Five thoughts on the future of the NHL in 2020-2021 and beyond

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What’s next for the NHL?I’m not asking this in an existential way; I honestly think people want a more literal answer. To be clear, I don’t have hard answers like no one literally does. The league wisely waits to burn any decision – just as it has been wise to wait to name host cities for the 2019-20 NHL playoffs – which means all anyone can do is sit down. sit down and assess the progress of the pandemic over the winter months. , which will affect the options available in the league.

But I have a few guesses about that and a small handful of other topics related to the offseason and what’s to come in 2020-2021 and beyond. Here we go:

1. What will the NHL look like in the coming months?

What I think is most likely is that the NHL will play a shortened 2020-2021 season that starts in January (maybe 55-60 games?). It will likely start in a variety of hub cities – potentially two in Canada and a handful in the United States which are considered the safest and most likely to have fans at the games. And there will almost certainly be a Canadian divide given the border issues.

The goal will be to get through the start of the season as the second wave subsides, hopefully, so the league can add more fans for the second half of the season. I say “more fans”, because I think there will be an attempt to include at least a few from the start, with numbers hopefully increasing over the months. I believe the league will do everything possible to play as many matches as possible with as many paying humans present as is safely (or at least legally) permitted.

2. The potential All-Canadian division: yes or no?

I love him and I don’t love him. I like the idea of ​​Canadian teams playing Canadian teams. I love that these games attract more eyeballs, at least north of the border. I like the idea of ​​fueling rivalries between Canadian fans and cities, even temporarily.

But I certainly don’t like the idea that Canadian teams, who have long struggled to achieve a meaningful result in the playoffs, are suddenly going to be given a berth in the conference finals (assuming a divisional playoff format) . Honestly, the worst-case scenario for the Canadians, with the long struggle to bring the Cup north of the border, is that they get there in a shortened year with a Canadian team that has charted a clear path to the final. conference. Of course, that wouldn’t logically diminish anything – the team that won would still have made it through the rest of the league – but you just don’t want to give non-Canadians the pretense of an “asterisk” in the year a team finally gets it. it is done.

So, in conclusion, I really like the idea of ​​a Canadian division. I just don’t like the idea that he is giving the haters a hockey argument.

3. Will everything that has happened over the past few months make the teams and players appreciate the fans more?

Difficult yes, and I think for quite a while too. I laughed as I thought back to the days when the Toronto Maple Leafs were accused of refusing to say hello to their fans because they didn’t like the way they were treated or anything. Suddenly the salary cap is set for years and escrow is a billion percent and players are going to see a fraction of the deals they’ve signed because the fans can’t watch the games. This reality will certainly merit them further appreciation.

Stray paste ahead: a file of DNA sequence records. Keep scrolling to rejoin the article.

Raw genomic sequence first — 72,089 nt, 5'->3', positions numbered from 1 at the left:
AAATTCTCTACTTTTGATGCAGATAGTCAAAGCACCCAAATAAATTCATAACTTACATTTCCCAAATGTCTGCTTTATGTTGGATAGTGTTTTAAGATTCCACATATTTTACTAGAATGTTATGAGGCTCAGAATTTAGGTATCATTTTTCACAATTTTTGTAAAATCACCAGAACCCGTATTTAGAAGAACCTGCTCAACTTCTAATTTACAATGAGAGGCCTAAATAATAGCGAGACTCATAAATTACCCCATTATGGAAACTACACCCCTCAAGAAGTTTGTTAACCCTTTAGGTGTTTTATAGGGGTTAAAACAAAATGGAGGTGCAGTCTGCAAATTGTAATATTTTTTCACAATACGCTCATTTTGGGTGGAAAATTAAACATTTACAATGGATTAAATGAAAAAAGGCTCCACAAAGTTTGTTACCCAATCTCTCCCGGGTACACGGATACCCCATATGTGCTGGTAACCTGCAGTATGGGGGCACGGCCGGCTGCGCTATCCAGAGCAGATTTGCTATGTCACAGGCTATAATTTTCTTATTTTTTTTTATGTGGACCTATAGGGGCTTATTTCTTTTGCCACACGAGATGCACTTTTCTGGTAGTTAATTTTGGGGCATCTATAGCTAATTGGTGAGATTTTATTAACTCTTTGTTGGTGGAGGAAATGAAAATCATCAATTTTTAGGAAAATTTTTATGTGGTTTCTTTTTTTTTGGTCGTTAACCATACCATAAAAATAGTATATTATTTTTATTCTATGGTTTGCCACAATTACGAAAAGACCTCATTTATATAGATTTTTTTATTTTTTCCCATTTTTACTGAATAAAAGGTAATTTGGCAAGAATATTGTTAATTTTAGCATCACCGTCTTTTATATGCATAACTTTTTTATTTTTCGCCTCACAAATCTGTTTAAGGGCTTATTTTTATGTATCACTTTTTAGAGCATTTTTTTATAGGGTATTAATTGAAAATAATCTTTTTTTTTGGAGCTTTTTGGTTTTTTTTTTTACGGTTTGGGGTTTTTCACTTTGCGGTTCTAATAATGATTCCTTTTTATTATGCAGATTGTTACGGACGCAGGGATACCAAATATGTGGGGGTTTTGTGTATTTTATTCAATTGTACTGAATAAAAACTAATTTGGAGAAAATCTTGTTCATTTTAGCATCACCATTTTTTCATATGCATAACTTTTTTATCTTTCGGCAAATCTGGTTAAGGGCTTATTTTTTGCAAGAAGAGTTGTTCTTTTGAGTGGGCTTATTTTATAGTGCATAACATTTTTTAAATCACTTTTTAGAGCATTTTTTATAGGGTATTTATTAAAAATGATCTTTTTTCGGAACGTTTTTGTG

It’s the cold aspect, though – the warm aspect is the realization of the value fans add to games, I would say this more in hockey than any other sport, because hockey lives and dies with the “ooohs” that rise and fall. “Ahhhs” that come when rushes build up and down.

We knew the fans would be missing from the game. We knew some wallets were going to take significant damage here. But seeing it play out in real life really bolstered the display of love that the game will inevitably provide to its customers when it returns.

4. Why doesn’t anyone drop an offer sheet in a year, you could clearly land a name player?

I’ve asked some NHL minds about this, and the general consensus is less “Well the cap is tight and nobody wants to offend anyone” and more “Honestly, I have no idea – I can’t. not believe that this is not the case happened yet.

Mike Futa said on Sportsnet that the New Jersey Devils, during his interview with the general manager, asked a lot of questions about the offer sheets because it was a method of rapid improvement that they wanted to pursue. The obvious problem here is that they don’t have their own second round pick in 2021, which hurts their ability to target players who are in a fairly large salary range – however, given what is out there, you you wonder if you are trying to swap. going back for that choice would be worth it (it probably would!).

Overall, it seems less of a question of “teams don’t want to do it because X”, (which you often hear) and more of “each team has some limitation” (like missing a second Devils) which is just preventing them from doing something they would probably want to do.

The fact that it hasn’t happened yet means it probably won’t. But maybe we’ll be surprised again. Stay tuned, Lightning fans!

5. Will goaltending pairs be more valuable next season?

Absolutely. One of the agreed-upon developments in the Age of Analysis is that goalkeepers perform significantly worse in the second half of consecutive games.

Whatever happens next season, the only thing you can count on is a lot of back to back as they try to play the season as much as possible in as short a time as possible. The organizational depth of the goalkeeper will be more important than ever.

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